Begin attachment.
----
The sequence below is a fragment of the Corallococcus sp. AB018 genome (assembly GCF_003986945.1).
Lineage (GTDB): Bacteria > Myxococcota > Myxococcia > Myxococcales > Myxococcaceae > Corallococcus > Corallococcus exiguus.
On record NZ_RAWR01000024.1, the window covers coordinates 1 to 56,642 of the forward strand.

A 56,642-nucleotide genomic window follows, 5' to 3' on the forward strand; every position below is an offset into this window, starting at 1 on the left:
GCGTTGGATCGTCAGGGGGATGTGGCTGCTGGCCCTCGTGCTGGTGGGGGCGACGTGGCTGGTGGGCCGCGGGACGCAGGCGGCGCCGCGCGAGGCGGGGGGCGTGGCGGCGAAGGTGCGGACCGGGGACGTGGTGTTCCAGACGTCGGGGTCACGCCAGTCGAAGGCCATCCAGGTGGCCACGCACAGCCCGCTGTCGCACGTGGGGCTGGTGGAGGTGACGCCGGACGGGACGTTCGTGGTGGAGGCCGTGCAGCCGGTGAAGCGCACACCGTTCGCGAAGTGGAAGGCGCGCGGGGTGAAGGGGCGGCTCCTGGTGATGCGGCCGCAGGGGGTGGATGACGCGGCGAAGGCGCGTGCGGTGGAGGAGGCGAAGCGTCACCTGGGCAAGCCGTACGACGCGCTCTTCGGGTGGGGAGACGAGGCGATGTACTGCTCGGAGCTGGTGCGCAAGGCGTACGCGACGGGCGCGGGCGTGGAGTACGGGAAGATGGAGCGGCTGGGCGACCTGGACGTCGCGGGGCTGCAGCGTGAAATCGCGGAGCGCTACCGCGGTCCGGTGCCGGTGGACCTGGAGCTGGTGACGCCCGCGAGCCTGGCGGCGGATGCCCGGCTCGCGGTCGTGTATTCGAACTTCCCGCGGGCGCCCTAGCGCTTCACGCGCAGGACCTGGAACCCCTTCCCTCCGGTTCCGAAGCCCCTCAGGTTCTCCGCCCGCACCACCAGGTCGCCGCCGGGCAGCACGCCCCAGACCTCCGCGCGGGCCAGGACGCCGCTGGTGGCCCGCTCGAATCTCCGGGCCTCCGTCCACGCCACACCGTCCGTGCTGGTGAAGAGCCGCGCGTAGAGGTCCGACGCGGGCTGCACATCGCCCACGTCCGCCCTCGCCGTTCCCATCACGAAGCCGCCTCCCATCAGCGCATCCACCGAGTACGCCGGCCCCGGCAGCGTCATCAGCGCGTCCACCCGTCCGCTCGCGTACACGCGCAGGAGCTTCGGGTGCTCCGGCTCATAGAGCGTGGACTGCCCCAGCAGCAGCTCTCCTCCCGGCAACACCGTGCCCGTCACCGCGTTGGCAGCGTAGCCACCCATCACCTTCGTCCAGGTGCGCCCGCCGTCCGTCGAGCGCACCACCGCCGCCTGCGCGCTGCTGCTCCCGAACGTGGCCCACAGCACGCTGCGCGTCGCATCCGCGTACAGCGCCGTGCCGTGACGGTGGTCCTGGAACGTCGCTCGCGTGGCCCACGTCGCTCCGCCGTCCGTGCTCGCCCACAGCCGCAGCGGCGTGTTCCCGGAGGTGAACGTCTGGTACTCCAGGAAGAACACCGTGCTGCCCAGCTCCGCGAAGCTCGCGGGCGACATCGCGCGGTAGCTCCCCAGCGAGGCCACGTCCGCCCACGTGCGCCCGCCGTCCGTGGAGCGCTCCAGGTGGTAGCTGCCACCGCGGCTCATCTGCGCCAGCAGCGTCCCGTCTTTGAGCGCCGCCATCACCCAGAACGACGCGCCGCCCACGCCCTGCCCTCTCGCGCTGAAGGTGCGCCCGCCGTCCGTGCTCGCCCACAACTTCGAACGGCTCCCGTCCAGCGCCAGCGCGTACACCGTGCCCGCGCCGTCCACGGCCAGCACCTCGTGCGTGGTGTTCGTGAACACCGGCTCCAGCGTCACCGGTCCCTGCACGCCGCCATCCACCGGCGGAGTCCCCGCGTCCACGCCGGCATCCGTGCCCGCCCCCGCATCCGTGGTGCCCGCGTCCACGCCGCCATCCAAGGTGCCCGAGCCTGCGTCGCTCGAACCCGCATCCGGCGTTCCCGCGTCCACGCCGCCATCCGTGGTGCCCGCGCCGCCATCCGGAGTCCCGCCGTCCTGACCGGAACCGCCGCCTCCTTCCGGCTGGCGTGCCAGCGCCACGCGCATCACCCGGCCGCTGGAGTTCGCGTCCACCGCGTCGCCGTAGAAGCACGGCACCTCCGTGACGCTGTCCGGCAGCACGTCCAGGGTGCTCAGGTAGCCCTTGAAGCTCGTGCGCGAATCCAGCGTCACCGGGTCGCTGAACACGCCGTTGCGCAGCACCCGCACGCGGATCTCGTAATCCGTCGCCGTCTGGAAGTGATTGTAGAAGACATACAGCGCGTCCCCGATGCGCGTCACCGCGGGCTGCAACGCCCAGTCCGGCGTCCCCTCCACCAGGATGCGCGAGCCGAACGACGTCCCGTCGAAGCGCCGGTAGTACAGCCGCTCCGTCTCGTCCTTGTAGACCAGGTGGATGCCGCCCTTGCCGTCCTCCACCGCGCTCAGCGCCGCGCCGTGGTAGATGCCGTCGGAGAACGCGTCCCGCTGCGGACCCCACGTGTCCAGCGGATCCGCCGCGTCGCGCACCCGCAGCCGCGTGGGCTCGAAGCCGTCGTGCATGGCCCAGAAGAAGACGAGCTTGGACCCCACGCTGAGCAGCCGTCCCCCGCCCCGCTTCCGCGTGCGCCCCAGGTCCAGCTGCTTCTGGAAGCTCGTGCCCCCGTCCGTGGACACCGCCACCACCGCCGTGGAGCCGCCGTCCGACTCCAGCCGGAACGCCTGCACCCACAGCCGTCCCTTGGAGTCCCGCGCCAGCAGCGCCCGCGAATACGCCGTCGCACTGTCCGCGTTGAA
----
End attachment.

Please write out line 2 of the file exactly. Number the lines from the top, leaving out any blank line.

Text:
Lineage (GTDB): Bacteria > Myxococcota > Myxococcia > Myxococcales > Myxococcaceae > Corallococcus > Corallococcus exiguus.